John L’Heureux’s novel about one of the world’s greatest artists who ever lived, Donatello, is a deeply complex and fascinating portrayal of life in Renaissance Italy. L’Heureux, who did much of the research for this story in Florence, takes readers on a fascinating trip to the 15th century.
Most of the story takes place at Donatello’s bottega (workshop) and is narrated by Luca Mattei, the sculptor’s devoted assistant. Ultimately, the book is about art and sex, specifically homosexuality, and the undulating tides of both passions.
Luca, born illegitimately, discovers women and his artistic talent before he turns seventeen. Three years later, Donatello hires him as an apprentice. He goes on to become the workshop’s accountant.
Donatello’s work involves recreating Biblical scenes and saints in wood, marble, and bronze. His talent earns him favors from the most powerful man in Florence, Cosimo de’Medici. It’s Medici who commissions Donatello to create a five-foot statue of David, the giant killer. But it’s his obsession with street urchin, 16 year-old Agnolo who becomes his primary model, and part time rent boy, that I found the most fascinating.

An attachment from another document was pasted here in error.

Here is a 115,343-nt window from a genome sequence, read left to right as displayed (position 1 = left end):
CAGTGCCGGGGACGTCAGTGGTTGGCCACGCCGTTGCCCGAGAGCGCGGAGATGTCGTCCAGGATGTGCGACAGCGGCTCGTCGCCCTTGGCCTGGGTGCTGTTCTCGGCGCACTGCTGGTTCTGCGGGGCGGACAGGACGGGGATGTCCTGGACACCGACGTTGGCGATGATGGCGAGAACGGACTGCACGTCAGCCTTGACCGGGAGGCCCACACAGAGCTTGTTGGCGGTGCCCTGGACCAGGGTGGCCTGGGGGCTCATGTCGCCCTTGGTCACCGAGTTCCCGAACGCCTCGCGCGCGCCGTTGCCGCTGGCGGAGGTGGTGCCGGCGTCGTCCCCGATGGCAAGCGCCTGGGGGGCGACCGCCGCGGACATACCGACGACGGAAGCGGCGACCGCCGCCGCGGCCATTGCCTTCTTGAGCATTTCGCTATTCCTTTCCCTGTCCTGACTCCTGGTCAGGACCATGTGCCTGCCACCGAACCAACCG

Supposedly in his 30s at this time, Donatello is at his artistic peak. He has many commissions and a stable of artists working under him. As Angolo comes and goes throughout the story, the bottega is sometimes chaotic and sometimes calm.
But, although homosexuality was common in Florence during this time, I was shocked to the degree in which men were penalized for this behavior. Sodomy was against the law and had a varying degree of fines ranging from a cascading series of monetary charges to hanging to death by fire.
The novel is very well written and completely absorbed me. Not a fast read, but a plot that ebbed and flowed, much like Donatello’s passions. On the book jacket, there is mention of a murder, so on first glance, I thought this was to be a murder mystery. Instead, the book is more literary/historical fiction. The murder doesn’t occur until very late in the novel—which is why I give The Medici Boy four out of five stars.